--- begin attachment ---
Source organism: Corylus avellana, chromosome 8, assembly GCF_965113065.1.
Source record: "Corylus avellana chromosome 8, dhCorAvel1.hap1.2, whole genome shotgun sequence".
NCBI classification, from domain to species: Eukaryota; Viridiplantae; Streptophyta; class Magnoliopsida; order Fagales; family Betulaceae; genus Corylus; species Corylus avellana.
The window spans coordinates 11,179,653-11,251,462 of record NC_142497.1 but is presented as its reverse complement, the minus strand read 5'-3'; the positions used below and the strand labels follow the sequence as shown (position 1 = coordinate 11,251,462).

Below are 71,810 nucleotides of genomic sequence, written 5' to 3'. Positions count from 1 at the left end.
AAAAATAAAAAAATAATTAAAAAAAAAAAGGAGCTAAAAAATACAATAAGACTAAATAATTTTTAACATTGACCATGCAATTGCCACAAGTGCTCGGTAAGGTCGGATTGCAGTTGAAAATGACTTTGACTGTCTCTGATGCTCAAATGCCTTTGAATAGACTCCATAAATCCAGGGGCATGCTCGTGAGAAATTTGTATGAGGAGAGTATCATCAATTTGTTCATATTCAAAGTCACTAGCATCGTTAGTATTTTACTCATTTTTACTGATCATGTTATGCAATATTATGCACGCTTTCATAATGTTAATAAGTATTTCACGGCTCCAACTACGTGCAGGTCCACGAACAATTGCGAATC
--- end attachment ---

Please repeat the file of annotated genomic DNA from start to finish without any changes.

Source organism: Corylus avellana, chromosome 8, assembly GCF_965113065.1.
Source record: "Corylus avellana chromosome 8, dhCorAvel1.hap1.2, whole genome shotgun sequence".
NCBI classification, from domain to species: Eukaryota; Viridiplantae; Streptophyta; class Magnoliopsida; order Fagales; family Betulaceae; genus Corylus; species Corylus avellana.
The window spans coordinates 11,179,653-11,251,462 of record NC_142497.1 but is presented as its reverse complement, the minus strand read 5'-3'; the positions used below and the strand labels follow the sequence as shown (position 1 = coordinate 11,251,462).

Below are 71,810 nucleotides of genomic sequence, written 5' to 3'. Positions count from 1 at the left end.
AAAAATAAAAAAATAATTAAAAAAAAAAAGGAGCTAAAAAATACAATAAGACTAAATAATTTTTAACATTGACCATGCAATTGCCACAAGTGCTCGGTAAGGTCGGATTGCAGTTGAAAATGACTTTGACTGTCTCTGATGCTCAAATGCCTTTGAATAGACTCCATAAATCCAGGGGCATGCTCGTGAGAAATTTGTATGAGGAGAGTATCATCAATTTGTTCATATTCAAAGTCACTAGCATCGTTAGTATTTTACTCATTTTTACTGATCATGTTATGCAATATTATGCACGCTTTCATAATGTTAATAAGTATTTCACGGCTCCAACTACGTGCAGGTCCACGAACAATTGCGAATC